The Bechdel Test has drawn attention to the institutional sexism of the film industry, but TV shows have not received the same level of scrutiny for the same offence. This may be because sexism has generally manifested in a different way on the small screen. Rather than simply not having enough female characters, TV shows, and especially sitcoms, characterise women in a horrible way: the comic stereotype of the uptight, bitchy, party-pooper.
Her main role is to complain about the fun the men around her are creating and having. She is rarely funny herself and spends most of her screen-time nagging the men about some whacky scheme that the audience is enjoying but in real life would not be a sensible idea. And this role is never performed by a male character.
Many bad sitcoms feature this stereotype (Lois in Family Guy), but I have also made the sorry discovery that some of the very best are also heavy offenders (Marge, and indeed most of the female characters in The Simpsons– how many female characters are actively funny in Springfield?). This caricature is not limited to sitcoms: much of the vitriolic Skyler-hatred from the viewers of Breaking Bad stemmed from a frustration at her attempts to prevent Walt from being a 'badass’. Perhaps it is symptomatic of this model that many people still rooted for Walt in spite of his despicable behaviour.
Having said this, several recent shows have not only fought against this stereotype, but drawn attention to it before its deconstruction. Two that I would like to focus on in order to illustrate the stereotype and how it can be counteracted are the peerless American shows Community and It’s Always Sunny in Philadelphia.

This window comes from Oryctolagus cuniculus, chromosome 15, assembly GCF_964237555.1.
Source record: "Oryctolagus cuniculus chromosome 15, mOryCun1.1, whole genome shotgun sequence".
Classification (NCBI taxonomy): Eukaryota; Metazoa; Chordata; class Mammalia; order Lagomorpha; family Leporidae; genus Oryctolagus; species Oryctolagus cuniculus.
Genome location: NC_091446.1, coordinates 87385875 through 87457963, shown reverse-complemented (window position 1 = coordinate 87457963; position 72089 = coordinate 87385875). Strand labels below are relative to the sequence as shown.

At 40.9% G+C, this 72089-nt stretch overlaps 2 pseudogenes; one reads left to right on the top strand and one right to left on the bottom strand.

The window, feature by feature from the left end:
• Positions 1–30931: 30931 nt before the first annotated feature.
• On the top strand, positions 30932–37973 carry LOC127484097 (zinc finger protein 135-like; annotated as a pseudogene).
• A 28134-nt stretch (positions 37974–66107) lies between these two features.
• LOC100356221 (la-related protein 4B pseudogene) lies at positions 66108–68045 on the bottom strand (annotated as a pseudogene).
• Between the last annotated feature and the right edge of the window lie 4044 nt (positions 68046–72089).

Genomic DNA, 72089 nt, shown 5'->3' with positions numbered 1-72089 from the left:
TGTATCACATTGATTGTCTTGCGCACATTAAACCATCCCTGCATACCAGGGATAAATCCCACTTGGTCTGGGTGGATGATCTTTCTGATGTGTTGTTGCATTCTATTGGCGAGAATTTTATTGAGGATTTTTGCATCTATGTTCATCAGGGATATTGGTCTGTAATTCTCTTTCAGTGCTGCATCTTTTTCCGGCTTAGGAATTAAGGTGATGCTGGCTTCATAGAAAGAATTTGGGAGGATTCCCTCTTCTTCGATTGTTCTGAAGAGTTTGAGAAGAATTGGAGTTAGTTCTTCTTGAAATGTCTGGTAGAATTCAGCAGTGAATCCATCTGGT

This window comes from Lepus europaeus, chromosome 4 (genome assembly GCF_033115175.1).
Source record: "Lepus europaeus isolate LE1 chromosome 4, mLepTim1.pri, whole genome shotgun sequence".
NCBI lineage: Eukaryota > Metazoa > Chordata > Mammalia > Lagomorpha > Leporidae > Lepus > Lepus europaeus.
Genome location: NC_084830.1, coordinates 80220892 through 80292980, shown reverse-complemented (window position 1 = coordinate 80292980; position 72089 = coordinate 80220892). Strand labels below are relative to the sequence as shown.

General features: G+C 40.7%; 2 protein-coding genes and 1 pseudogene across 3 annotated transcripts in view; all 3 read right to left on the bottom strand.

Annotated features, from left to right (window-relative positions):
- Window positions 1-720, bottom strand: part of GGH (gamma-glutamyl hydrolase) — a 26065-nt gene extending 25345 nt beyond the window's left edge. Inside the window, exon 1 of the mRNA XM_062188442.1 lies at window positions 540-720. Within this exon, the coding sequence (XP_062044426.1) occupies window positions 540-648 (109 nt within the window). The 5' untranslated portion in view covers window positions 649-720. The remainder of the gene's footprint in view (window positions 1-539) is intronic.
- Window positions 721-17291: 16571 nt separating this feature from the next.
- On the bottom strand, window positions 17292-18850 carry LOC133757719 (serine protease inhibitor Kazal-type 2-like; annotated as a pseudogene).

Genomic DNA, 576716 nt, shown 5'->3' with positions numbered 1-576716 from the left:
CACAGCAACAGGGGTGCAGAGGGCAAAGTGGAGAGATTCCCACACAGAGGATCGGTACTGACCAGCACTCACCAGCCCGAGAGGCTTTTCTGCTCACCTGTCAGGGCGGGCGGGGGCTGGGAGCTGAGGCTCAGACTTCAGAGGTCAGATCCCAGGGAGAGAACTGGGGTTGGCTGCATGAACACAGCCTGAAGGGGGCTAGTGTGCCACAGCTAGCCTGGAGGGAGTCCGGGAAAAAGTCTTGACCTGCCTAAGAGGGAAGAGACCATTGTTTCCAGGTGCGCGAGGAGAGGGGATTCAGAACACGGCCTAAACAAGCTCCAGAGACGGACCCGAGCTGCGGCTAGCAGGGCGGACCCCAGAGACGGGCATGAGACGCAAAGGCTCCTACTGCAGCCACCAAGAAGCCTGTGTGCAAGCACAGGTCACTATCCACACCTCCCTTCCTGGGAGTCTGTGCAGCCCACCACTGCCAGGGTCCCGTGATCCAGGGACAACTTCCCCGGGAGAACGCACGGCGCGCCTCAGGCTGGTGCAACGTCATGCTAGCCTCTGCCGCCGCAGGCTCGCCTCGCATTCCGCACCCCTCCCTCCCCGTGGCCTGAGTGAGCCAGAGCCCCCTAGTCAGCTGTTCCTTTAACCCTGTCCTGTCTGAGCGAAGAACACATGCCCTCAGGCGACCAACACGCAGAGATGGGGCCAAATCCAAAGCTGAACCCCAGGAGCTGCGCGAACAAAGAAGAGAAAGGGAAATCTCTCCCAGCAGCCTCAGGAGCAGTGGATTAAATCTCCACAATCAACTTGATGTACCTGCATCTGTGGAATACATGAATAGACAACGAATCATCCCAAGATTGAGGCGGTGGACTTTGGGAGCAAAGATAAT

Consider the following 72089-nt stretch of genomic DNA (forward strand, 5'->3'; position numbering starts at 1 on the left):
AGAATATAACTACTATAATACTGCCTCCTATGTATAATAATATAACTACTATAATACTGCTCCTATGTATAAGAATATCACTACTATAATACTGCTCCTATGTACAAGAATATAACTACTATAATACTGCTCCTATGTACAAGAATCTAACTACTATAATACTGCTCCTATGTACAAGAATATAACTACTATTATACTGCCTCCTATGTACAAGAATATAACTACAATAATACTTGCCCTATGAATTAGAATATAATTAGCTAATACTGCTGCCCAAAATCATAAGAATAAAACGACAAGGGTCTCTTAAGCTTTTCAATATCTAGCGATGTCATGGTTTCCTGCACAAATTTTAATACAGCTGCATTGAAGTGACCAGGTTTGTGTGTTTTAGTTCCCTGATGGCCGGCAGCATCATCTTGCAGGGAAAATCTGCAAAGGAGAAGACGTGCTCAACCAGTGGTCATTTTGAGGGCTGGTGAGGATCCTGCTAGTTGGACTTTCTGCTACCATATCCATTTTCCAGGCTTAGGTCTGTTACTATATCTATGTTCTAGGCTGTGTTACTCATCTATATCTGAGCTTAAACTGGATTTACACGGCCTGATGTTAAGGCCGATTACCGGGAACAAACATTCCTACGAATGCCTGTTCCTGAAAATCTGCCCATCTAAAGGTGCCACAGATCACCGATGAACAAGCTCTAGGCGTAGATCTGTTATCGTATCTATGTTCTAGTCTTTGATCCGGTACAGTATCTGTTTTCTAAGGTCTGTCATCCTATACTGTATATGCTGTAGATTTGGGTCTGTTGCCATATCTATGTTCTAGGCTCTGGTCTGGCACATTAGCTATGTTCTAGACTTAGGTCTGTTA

When Community started, the character of Britta Perry (played by Gillian Jacobs), perfectly fit this caricature, but as the show progressed, this became a running gag in itself. The other characters would refer to Britta as a ‘buzzkill’ or ‘the worst’, culminating in an episode where Britta’s attempt to shake the stereotype results in an innocent prank going horribly wrong. She then gives a rather powerful speech bemoaning the fact that ‘you guys create fun and then I destroy it!’ Perhaps in sympathy with Britta, the writers then decided to change her personality to make it funnier in itself (she becomes as obviously ridiculous as the rest of them).
Whilst Community knowingly presented and took down the caricature, It’s Always Sunny in Philadelphia unwittingly fell into the trap and then rescued themselves in triumphant style. In season one, Dee Reynolds (Kaitlin Olson) was perhaps the best embodiment of the stereotype that I have ever seen. She nags the other guys for not doing any work, she shoots down all their ridiculous ideas, she clings to her unattainable dream of being an actor, and most importantly, she isn’t funny. Indeed when she auditioned for the part, Olson was made to read a scene that was meant to be played by Dennis (Glenn Howerton), as the writers (Howerton, Charlie Day and creator Rob McElhenney) admitted that they had not worked out how to make their one female lead funny yet. Thankfully they worked it out by season two: just make Dee as awful and ridiculous as the other central characters. And what a winning formula that has proven to be (nine seasons and still going strong).
I would argue therefore that shows have noticed this sexist characterisation, and others simply have good female comic characters (Jess in New Girl, Elaine in Seinfeld, Phoebe in Friends) but it is still inherent in the industry and needs to be addressed further.